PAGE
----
Building high speed rail to the charter city is absolutely the idea of this policy.
  • commented 2014-08-02 16:17:46 +1000
    TheGreatSpaces May 5, 2013 at 4:08 am

    We already have cities with different rules to each other; they are based around the states and territories. If we want to create more large cities, we have to create new states. I think we need to divide queensland at least once maybe twice, and divide WA once. NSW could be divided any number of ways. Victoria is a good size and its dynamic is fairly set, ie it is already densely settled and it would be difficult to place a new large city. One thing I like about the placement of ‘Turing’ is that it meets a need we have in Australia – a place for Sydney to expand to. Sydney is unusual in Australia in that it is restricted geographically. On the other hand, that has pushed its density and public transport use up which the Future Party would presumably approve of.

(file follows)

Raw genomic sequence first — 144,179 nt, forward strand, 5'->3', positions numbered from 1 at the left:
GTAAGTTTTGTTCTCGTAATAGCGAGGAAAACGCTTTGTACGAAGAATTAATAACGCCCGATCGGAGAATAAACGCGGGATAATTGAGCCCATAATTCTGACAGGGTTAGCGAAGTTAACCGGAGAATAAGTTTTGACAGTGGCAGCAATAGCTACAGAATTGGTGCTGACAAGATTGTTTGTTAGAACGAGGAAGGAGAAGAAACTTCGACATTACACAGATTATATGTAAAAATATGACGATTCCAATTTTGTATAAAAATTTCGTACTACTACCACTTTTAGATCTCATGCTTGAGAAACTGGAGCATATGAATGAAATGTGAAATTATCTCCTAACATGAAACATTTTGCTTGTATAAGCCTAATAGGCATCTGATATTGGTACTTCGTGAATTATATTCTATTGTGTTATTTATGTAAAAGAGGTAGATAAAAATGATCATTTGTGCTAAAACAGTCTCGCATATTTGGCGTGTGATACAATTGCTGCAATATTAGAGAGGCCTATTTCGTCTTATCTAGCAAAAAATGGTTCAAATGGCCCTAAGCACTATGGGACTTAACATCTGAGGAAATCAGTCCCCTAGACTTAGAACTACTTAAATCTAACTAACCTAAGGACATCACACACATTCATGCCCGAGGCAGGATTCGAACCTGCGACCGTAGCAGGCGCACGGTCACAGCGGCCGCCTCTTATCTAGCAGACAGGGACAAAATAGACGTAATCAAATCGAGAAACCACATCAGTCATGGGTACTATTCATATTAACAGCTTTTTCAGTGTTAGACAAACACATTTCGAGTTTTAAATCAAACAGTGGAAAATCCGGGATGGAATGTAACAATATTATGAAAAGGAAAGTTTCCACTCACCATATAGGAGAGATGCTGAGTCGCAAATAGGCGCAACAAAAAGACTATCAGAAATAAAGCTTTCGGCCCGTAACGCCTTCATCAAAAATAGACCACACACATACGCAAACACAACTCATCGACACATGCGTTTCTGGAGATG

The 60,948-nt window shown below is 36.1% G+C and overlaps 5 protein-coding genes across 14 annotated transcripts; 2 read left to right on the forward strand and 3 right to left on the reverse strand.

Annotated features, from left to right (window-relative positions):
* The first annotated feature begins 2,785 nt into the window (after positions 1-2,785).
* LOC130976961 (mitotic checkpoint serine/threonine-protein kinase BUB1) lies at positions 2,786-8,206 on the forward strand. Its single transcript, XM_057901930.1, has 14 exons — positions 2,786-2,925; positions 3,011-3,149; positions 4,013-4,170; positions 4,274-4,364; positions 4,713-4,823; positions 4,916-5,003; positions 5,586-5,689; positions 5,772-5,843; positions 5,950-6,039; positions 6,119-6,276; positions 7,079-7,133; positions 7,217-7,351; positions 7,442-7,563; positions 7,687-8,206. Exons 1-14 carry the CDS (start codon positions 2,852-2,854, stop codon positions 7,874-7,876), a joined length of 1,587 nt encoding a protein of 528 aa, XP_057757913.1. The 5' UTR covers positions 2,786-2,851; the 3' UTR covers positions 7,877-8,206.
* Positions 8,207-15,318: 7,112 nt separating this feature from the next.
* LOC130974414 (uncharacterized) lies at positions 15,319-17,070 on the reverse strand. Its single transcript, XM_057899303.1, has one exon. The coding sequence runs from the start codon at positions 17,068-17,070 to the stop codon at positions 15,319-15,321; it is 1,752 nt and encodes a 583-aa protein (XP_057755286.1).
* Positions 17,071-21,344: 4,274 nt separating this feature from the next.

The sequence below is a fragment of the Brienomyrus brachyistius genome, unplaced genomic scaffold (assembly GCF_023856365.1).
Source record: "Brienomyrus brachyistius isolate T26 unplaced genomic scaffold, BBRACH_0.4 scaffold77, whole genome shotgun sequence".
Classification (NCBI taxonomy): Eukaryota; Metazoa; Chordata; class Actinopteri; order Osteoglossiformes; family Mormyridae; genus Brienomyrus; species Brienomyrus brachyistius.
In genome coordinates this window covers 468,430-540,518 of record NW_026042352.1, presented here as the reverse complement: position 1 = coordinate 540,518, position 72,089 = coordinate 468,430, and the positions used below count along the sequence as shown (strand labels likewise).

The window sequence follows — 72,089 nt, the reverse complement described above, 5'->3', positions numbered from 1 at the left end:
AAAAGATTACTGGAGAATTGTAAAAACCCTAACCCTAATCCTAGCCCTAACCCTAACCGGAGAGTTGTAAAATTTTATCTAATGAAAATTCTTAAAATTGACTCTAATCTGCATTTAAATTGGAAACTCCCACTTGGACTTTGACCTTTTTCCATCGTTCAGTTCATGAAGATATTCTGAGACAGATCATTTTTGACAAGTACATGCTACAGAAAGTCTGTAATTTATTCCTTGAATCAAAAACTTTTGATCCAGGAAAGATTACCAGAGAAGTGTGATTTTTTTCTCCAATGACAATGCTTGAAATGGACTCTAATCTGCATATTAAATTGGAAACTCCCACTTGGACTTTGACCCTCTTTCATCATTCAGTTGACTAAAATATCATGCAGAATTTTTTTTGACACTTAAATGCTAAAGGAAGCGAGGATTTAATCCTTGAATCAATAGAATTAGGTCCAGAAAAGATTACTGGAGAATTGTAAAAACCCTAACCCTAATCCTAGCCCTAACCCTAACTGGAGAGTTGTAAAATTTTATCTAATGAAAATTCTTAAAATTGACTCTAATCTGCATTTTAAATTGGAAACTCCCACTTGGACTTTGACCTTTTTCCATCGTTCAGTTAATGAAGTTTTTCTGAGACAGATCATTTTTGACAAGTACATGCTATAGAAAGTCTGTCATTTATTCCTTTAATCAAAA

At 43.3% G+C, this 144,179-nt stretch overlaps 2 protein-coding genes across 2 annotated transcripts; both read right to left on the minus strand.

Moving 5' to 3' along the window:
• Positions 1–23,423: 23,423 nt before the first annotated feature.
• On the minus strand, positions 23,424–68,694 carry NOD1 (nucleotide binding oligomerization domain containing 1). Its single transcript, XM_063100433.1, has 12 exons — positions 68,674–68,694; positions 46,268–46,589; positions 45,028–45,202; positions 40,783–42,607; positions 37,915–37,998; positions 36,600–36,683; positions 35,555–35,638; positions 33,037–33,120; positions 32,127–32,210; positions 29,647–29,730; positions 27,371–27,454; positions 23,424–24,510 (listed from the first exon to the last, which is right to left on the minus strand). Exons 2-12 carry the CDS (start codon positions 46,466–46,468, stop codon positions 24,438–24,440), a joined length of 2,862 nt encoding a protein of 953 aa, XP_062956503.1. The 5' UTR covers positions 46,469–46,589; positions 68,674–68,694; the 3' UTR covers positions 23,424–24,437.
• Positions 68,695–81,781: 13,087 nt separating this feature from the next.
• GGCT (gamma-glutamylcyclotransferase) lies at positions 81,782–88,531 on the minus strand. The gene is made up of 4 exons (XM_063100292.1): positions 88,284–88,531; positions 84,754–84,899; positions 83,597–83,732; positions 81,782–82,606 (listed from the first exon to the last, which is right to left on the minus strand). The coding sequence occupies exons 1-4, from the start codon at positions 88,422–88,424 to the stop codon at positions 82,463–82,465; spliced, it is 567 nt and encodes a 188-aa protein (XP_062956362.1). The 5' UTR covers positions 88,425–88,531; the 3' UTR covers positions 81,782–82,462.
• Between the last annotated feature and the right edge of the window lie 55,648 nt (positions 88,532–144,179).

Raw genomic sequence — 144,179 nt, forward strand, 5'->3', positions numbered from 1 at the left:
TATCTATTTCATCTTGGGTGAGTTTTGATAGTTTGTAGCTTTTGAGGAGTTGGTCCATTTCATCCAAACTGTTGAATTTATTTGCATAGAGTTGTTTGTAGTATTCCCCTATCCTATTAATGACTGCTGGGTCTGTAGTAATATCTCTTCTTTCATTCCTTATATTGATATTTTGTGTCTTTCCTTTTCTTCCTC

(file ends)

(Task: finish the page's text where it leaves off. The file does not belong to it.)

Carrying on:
A part from the charter idea, the specific planning principles for Turing may be the biggest hurdle – 50k/km2 is really really dense! It would be very difficult for an Australian polity to manage that effectively. Tripling ordinary densities to something like Paris might be more realistic.
    My last main doubt about the Turing policy is that the city can only have a chance if it is truly connected to Sydney – and this would require at least that leg of the bullet train to be contracted. If not then the whole thing is off, even with its other issues. So over all I see this Turing idea as fairly unlikely.
  • commented 2014-08-02 16:16:24 +1000
    Ben Heslop May 1, 2013 at 5:02 pm

    I like the idea of regions offering differing legal, economic and social structures to allow for experimentation. Why not go the ‘whole hog’ and remove states/councils and instead form regional governments throughout Australia? Each of which would have its capital city…
  • commented 2014-08-02 16:15:49 +1000
    Chris April 29, 2013 at 4:49 pm